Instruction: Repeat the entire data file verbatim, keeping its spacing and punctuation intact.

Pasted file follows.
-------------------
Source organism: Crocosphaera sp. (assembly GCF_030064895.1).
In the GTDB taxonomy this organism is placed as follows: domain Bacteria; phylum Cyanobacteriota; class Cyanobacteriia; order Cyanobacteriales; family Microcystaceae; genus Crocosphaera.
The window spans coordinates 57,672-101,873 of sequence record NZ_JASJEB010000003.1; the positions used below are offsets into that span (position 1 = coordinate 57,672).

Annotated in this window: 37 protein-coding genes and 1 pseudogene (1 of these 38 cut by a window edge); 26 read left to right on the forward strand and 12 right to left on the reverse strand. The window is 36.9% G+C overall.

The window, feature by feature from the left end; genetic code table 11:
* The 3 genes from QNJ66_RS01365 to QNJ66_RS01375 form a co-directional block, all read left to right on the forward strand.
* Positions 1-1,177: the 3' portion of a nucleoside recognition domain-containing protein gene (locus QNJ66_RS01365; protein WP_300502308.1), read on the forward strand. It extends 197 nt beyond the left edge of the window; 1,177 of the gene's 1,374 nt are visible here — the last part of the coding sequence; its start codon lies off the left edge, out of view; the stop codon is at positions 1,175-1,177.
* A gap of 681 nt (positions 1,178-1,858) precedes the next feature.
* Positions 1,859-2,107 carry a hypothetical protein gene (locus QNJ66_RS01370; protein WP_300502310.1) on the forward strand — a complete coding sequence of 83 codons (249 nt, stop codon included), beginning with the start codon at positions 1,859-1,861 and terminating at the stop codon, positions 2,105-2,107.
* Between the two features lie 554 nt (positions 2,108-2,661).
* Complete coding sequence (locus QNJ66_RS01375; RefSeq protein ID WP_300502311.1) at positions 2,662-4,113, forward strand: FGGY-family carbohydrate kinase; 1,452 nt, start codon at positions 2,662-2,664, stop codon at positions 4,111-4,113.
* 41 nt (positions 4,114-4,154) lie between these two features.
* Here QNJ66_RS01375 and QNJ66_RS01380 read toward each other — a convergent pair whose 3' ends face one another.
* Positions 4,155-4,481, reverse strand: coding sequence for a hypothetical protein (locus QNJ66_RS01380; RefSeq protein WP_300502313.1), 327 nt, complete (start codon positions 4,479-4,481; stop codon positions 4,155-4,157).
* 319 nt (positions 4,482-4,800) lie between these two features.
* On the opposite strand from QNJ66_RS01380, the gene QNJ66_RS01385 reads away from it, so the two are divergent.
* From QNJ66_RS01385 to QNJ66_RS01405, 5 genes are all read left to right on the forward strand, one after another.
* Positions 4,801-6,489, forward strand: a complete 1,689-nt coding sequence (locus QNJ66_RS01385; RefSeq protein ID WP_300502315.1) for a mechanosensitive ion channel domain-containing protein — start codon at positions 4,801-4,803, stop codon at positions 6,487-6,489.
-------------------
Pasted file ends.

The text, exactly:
Source organism: Crocosphaera sp. (assembly GCF_030064895.1).
In the GTDB taxonomy this organism is placed as follows: domain Bacteria; phylum Cyanobacteriota; class Cyanobacteriia; order Cyanobacteriales; family Microcystaceae; genus Crocosphaera.
The window spans coordinates 57,672-101,873 of sequence record NZ_JASJEB010000003.1; the positions used below are offsets into that span (position 1 = coordinate 57,672).

Annotated in this window: 37 protein-coding genes and 1 pseudogene (1 of these 38 cut by a window edge); 26 read left to right on the forward strand and 12 right to left on the reverse strand. The window is 36.9% G+C overall.

The window, feature by feature from the left end; genetic code table 11:
* The 3 genes from QNJ66_RS01365 to QNJ66_RS01375 form a co-directional block, all read left to right on the forward strand.
* Positions 1-1,177: the 3' portion of a nucleoside recognition domain-containing protein gene (locus QNJ66_RS01365; protein WP_300502308.1), read on the forward strand. It extends 197 nt beyond the left edge of the window; 1,177 of the gene's 1,374 nt are visible here — the last part of the coding sequence; its start codon lies off the left edge, out of view; the stop codon is at positions 1,175-1,177.
* A gap of 681 nt (positions 1,178-1,858) precedes the next feature.
* Positions 1,859-2,107 carry a hypothetical protein gene (locus QNJ66_RS01370; protein WP_300502310.1) on the forward strand — a complete coding sequence of 83 codons (249 nt, stop codon included), beginning with the start codon at positions 1,859-1,861 and terminating at the stop codon, positions 2,105-2,107.
* Between the two features lie 554 nt (positions 2,108-2,661).
* Complete coding sequence (locus QNJ66_RS01375; RefSeq protein ID WP_300502311.1) at positions 2,662-4,113, forward strand: FGGY-family carbohydrate kinase; 1,452 nt, start codon at positions 2,662-2,664, stop codon at positions 4,111-4,113.
* 41 nt (positions 4,114-4,154) lie between these two features.
* Here QNJ66_RS01375 and QNJ66_RS01380 read toward each other — a convergent pair whose 3' ends face one another.
* Positions 4,155-4,481, reverse strand: coding sequence for a hypothetical protein (locus QNJ66_RS01380; RefSeq protein WP_300502313.1), 327 nt, complete (start codon positions 4,479-4,481; stop codon positions 4,155-4,157).
* 319 nt (positions 4,482-4,800) lie between these two features.
* On the opposite strand from QNJ66_RS01380, the gene QNJ66_RS01385 reads away from it, so the two are divergent.
* From QNJ66_RS01385 to QNJ66_RS01405, 5 genes are all read left to right on the forward strand, one after another.
* Positions 4,801-6,489, forward strand: a complete 1,689-nt coding sequence (locus QNJ66_RS01385; RefSeq protein ID WP_300502315.1) for a mechanosensitive ion channel domain-containing protein — start codon at positions 4,801-4,803, stop codon at positions 6,487-6,489.